Well this is something I never expected to see again: fuel
) stations. The last time I can remember anything
like this happening was during the fuel crises
of the 1970s
This time, however, it's not (directly) OPEC
Tax on fuel across Europe is generally a lot higher than it is in the
US which means that our petrol costs 2-3 times as much as American gas
does. In Britain, which has the most expensive fuel in the world, we pay
the equivalent of $6.50 a gallon (now do you see why we prefer to drive
small, fuel-efficient cars). The prices in France are considerably lower
than they are here in the UK, but still high by US standards.
Last week the French truck drivers, farmers and taxi drivers decided that
they'd had enough, and in classic French style decided to take direct action
to try to force their Government to reduce the taxes. They took their
vehicles and began blockading the fuel distribution depots.
Within two days petrol stations across France had begun to run short of fuel,
within 4 days over 90% of them were shut. In the end they did win some
concessions from their Government.
In the UK as of the end of last week we are now seeing the same thing. The
news today is reporting that 2/3 of petrol distribution centres in Britain are
now beseiged by lorry drivers and farmers' tractors. Over 500 petrol
stations have completely run out of fuel, and many others are rationing petrol
so that each person can only purchase £5 (about 1.5 gallons) at a time.
Meanwhile the Government is saying that they categorically won't reduce the tax
Britain is different to France in one crucial respect: it's an island. Some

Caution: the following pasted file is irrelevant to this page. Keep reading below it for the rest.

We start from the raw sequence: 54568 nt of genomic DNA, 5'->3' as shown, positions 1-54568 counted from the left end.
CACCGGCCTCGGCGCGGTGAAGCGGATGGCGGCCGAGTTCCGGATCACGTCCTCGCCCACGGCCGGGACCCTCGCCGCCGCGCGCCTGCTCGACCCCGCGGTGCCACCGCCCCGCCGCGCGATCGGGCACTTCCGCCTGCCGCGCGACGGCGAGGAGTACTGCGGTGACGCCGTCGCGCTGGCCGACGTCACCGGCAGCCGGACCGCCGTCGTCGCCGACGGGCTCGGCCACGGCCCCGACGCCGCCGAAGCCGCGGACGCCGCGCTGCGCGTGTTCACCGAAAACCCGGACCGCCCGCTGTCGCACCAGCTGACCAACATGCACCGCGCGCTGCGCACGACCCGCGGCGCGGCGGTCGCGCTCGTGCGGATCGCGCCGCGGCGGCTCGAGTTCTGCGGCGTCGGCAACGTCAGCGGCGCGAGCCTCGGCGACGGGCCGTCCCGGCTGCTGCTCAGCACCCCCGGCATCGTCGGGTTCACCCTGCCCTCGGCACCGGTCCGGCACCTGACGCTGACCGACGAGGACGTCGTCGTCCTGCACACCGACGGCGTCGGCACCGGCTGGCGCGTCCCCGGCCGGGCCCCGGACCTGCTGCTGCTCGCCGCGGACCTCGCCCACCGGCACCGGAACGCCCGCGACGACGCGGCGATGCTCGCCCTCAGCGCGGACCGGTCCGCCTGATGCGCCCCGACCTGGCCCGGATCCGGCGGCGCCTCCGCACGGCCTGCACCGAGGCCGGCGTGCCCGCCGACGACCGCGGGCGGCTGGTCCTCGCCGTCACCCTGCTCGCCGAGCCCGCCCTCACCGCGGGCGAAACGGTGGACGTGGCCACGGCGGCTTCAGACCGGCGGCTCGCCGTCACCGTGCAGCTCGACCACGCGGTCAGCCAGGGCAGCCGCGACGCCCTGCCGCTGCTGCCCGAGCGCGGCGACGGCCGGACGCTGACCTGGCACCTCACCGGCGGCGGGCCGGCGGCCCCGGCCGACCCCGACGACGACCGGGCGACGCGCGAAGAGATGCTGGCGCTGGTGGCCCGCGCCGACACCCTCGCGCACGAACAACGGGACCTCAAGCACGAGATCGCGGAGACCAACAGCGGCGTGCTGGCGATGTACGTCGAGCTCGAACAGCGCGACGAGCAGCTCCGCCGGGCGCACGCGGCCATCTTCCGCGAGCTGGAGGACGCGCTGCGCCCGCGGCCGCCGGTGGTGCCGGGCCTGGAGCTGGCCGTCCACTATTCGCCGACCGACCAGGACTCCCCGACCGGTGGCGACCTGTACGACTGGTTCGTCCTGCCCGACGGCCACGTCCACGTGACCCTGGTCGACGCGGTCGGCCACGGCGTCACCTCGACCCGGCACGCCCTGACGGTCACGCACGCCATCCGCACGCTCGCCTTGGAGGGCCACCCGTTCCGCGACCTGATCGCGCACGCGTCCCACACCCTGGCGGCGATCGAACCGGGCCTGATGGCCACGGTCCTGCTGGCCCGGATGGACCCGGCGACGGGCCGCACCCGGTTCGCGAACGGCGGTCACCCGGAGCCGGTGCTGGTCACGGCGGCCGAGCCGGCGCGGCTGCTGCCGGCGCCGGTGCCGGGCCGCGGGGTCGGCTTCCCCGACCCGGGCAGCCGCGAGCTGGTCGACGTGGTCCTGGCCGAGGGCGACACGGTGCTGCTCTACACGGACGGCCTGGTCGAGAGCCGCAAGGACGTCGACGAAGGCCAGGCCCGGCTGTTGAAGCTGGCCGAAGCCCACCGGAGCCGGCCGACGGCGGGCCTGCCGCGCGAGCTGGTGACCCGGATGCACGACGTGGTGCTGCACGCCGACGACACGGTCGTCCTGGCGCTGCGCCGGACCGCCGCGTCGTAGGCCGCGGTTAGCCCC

economists are saying that if this continues for more than a couple of days
the supermarkets will start running out of food (no fuel for the delivery
lorries). I can remember the petrol rationing and power cuts from the 1970s
but I've never experienced food rationing, and from the things my parents
tell me about it, I don't particularly want to. However I agree with most of
what they are protesting about, as I know a few lorry drivers and know
exactly how expensive it is to keep haulage vehicles on the road in this
On top of all this, there are also reports that similar tactics are being
used in Ireland, Spain, Germany, Belgium and Italy: at this rate there
will be no petrol available anywhere in Europe! Strange, strange world.
Update September 12, 2000: Britain is rapidly running out of fuel.
According to the television south Wales is completely dry, and the northwest
and southwest of England are not far behind. Personally on my way into work
this morning I did a quick count: I passed 13 petrol stations, 9 of which
were completely sold out, 1 was selling diesel only, and the remaining 3 had
queues of traffic stretching at least a quarter of a mile in both
On a political level the Government say they are refusing to give in.
The Prime Minister apparently held an emergency session of the Privy Council
last night where the Queen approved the use of unspecified "emergency powers"
if necessary. The whole country isn't quite in a state of emergency yet, but
it's getting worryingly close..